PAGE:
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Population-level variability in the social climates of four chimpanzee societies

Cronin, K. A., Van Leeuwen, E. J. C., Vreeman, V., & Haun, D. B. M. (2014). Population-level variability in the social climates of four chimpanzee societies. Evolution and Human Behavior, 35(5), 389-396. doi:10.1016/j.evolhumbehav.2014.05.004.
Recent debates have questioned the extent to which culturally-transmitted norms drive behavioral variation in resource sharing across human populations. We shed new light on this discussion by examining the group-level variation in the social dynamics and resource sharing of chimpanzees, a species that is highly social and forms long-term community associations but differs from humans in the extent to which cultural norms are adopted and enforced. We rely on theory developed in primate socioecology to guide our investigation in four neighboring chimpanzee groups at a sanctuary in Zambia. We used a combination of experimental and observational approaches to assess the distribution of resource holding potential in each group. In the first assessment, we measured the proportion of the population that gathered in a resource-rich zone, in the second we assessed naturally occurring social spacing via social network analysis, and in the third we assessed the degree to which benefits were equally distributed within the group. We report significant, stable group-level variation across these multiple measures, indicating that group-level variation in resource sharing and social tolerance is not necessarily reliant upon human-like cultural norms.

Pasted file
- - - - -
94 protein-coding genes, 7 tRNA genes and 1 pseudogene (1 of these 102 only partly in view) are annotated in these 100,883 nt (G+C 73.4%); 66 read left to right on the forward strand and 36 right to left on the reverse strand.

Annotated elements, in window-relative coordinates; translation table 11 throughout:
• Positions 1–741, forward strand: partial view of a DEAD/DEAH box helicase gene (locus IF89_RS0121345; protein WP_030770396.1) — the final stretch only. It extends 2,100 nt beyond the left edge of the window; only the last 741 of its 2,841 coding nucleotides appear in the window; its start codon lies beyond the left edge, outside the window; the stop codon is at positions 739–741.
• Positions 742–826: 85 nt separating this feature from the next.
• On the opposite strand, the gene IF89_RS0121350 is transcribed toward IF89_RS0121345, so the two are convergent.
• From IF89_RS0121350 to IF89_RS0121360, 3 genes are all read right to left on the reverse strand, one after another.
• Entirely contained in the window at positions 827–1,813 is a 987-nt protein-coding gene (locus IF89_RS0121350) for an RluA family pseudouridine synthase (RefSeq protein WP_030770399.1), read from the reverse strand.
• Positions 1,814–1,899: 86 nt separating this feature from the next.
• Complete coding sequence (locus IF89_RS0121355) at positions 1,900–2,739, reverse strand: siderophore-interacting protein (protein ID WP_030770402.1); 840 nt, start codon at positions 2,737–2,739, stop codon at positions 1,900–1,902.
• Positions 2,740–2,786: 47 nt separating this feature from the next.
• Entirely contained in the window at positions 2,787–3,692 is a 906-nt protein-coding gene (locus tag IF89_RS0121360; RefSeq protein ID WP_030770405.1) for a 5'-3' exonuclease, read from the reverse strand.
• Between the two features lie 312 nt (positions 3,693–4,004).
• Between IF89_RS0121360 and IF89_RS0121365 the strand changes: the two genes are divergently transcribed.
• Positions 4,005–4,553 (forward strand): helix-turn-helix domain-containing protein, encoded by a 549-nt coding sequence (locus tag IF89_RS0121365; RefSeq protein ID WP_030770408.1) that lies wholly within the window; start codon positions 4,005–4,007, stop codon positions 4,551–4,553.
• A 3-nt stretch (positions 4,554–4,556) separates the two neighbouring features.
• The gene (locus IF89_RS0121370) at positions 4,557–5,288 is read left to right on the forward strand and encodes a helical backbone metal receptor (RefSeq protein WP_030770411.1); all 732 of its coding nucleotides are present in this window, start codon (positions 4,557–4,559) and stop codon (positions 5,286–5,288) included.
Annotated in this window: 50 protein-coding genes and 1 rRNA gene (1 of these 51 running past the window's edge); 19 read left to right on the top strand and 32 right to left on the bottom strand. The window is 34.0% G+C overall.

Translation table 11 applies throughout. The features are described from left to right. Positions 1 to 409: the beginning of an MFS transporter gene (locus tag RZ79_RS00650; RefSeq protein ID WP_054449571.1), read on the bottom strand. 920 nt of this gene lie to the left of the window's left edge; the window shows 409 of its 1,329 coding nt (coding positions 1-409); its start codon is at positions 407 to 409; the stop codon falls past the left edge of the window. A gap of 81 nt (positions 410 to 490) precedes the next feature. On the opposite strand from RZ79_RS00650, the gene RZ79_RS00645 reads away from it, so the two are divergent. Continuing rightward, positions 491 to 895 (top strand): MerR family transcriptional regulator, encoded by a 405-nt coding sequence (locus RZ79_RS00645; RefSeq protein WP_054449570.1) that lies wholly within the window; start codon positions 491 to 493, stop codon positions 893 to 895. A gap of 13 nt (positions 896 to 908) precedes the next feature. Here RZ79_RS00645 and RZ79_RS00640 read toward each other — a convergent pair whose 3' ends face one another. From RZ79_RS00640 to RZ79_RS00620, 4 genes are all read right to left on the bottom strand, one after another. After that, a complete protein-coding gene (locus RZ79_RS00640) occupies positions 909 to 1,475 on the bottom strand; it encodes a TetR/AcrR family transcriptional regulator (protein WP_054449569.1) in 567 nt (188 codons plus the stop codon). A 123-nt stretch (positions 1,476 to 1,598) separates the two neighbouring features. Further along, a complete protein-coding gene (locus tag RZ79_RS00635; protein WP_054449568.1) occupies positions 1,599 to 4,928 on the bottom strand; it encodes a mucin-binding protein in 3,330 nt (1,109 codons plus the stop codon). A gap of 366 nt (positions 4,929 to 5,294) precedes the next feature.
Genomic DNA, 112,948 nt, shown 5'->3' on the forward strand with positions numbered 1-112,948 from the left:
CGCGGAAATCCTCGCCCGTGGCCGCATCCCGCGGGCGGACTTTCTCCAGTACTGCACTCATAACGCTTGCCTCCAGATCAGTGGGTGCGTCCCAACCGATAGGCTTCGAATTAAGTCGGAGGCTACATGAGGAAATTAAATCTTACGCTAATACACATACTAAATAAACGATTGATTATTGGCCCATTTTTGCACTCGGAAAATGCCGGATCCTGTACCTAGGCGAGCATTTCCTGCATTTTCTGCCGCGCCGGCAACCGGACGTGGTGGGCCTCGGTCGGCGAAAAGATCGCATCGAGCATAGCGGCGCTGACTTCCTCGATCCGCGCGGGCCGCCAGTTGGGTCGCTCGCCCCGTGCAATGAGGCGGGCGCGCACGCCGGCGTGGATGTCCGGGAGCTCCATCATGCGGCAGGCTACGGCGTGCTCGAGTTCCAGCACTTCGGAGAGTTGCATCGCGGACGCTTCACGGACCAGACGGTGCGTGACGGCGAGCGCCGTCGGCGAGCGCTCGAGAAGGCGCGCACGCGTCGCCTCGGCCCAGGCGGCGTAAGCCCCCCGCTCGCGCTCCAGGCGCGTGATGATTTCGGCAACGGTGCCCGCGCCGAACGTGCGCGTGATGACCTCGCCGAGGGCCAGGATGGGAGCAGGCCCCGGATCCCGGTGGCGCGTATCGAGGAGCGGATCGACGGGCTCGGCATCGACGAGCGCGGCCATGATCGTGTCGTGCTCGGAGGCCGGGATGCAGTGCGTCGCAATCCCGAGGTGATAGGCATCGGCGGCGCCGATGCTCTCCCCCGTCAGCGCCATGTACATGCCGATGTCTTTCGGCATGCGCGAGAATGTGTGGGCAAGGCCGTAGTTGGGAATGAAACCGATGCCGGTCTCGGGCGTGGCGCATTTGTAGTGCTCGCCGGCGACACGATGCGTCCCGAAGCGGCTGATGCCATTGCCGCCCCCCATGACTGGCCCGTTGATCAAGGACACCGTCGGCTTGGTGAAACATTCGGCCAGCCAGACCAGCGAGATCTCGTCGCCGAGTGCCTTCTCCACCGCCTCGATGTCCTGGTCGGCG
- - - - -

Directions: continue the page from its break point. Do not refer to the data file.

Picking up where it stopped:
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The Max Planck Institute for Psycholinguistics is an institute of the German Max Planck Society. Our mission is to undertake basic research into the psychological,social and biological foundations of language. The goal is to understand how our minds and brains process language, how language interacts with other aspects of mind, and how we can learn languages of quite different types.

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